https://en.wikichip.org/wiki/x86/tme
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NeddySeagoon
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PostPosted: Mon Dec 25, 2017 11:32 am    Post subject: Reply with quote

as.gentoo,

Please describe the threat(s) you want to defend against.

When your system is running, the crypto keys are in RAM.
I can steal them by rebooting with a USB key and making an image of RAM.
You might never know. RAM is not cleared by either a shutdown or reboot.

When your system is off and the RAM data decayed, which takes several minutes, you keys are safe.
However, this several minutes RAM decay time opens up another attack.
Given physical access to your running system, I can power it down, pull the RAM an image it in another device.

Run time encryption, with keys in RAM does nothing.
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as.gentoo
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PostPosted: Mon Dec 25, 2017 1:11 pm    Post subject: Reply with quote

Okay, looks like I didn't think this through.
Encrypted SWAP is needed for hardware that keeps data after power-off … SSD and HDD and maybe RAM that has its own refresh-power supply (battery). Encryption would prevent that swapped RAM content can be read after the "cold-boot timeout".
I see now, why RAM-encryption wouldn't help against a cold boot attack. Thanks for pointing that out!

Do you have knowledge or even experience regarding TRESOR?

NeddySeagoon wrote:
I can steal them by rebooting with a USB key and making an image of RAM.
Out of curiosity, how would I do that? Something like dd if=/dev/mem of=/dev/<SSD> ? I guess it's a bit more complicated because booting from a stick would per se overwrite some RAM, right?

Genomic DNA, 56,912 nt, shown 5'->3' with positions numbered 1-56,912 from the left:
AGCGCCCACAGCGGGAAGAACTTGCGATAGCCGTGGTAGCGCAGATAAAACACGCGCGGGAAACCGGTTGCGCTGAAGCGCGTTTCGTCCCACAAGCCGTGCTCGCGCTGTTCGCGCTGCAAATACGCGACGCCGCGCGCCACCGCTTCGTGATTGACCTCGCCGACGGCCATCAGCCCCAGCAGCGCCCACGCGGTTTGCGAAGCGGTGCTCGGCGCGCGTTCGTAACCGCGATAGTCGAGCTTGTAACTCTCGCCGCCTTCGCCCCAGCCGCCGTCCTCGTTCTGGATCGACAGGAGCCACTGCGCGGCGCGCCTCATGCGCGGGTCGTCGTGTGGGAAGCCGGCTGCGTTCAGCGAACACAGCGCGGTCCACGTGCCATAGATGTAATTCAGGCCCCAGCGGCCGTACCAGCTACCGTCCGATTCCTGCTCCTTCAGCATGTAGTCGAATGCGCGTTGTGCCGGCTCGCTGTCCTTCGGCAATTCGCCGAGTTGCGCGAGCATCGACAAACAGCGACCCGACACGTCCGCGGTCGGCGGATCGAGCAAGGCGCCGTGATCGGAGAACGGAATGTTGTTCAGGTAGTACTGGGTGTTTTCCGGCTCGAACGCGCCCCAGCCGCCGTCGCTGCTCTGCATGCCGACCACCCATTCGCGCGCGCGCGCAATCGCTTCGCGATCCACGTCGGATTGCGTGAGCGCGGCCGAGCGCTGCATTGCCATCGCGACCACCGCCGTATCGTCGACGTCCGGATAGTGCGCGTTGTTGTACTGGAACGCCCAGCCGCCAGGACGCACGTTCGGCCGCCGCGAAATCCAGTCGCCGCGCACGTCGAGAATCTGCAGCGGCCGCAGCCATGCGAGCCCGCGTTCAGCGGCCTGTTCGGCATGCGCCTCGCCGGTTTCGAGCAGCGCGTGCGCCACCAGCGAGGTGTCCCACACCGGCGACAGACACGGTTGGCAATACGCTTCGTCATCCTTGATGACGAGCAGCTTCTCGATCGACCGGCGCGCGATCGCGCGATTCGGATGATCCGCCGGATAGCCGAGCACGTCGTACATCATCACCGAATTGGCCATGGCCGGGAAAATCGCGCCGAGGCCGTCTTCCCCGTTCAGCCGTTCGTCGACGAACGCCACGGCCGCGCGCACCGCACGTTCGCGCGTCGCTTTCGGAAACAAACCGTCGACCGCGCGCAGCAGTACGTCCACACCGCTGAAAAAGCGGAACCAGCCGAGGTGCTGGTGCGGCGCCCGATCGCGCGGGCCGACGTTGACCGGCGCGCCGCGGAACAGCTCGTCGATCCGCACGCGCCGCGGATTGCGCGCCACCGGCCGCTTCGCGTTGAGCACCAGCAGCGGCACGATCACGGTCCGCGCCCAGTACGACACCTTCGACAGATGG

This sounds like I could rescue data in RAM when the system crashed/deadlocked by storing it to a drive, I just have to be fast enough?

While we're at it, why haven't RAM manufacturers come up with a technology to fight data remanence successfully, really clearing RAM within a second - better less - right before power-off?
A non-destructive overload maybe? In the best of cases by command like echo 1 > /sys/…/ram_zero_out instructing the hardware side to take action?
How about overwriting RAM as the last step of shutdown with zeroes on the software side (kernel)? And as above a command to start that instantly by echoing to /sys/…

In the threat described below destruction might even be desired in case remenance could only be fought by physical damage (heavy overload, short-circuit, high temperature…). Please show mercy, I'm no technician. ;)

The threats would be the "loss" of the notebook (theft, impoundment…) or having to cut power off - in order to protect your sources if I would be an investigative journalist - at the moment your front door is knocked in. Scenarios:
a) the system in S4 power state (suspend to drive) - hibernate-SWAP and other drive based SWAP encryption makes sense, preconditioned that a cold boot attack is not possible anymore. AFAIK that can be achieved.
b) cold boot attack - either in suspend to RAM or reboot/shutdown/cut-power.

tholln wrote:
To encrypt ram properly the key can't be stored in ram. There are some hardware based solutions for this.
https://en.wikichip.org/wiki/x86/tme

You already gave me this hint for case (b). Anyhow, the used CPUs do not support TME.
You already gave pointers to TME but
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as.gentoo
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PostPosted: Sun Dec 31, 2017 5:07 am    Post subject: Reply with quote

as.gentoo wrote:
Do you have knowledge or even experience regarding TRESOR?

Oh, and there is cryptkeeper @ IEEE / cryptkeeper PDF
Not implemented AFAIK but interesting.
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lagalopex
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PostPosted: Sun Dec 31, 2017 8:50 am    Post subject: Reply with quote

AMD added hardware encrypted ram extension to zen:
Wiki: Zen
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NeddySeagoon
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PostPosted: Sun Dec 31, 2017 11:08 am    Post subject: Reply with quote

as.gentoo,

Yes, some RAM is overwritten by the reboot.

https://www.scribd.com/doc/130070110/Extracting-Encryption-keys-from-RAM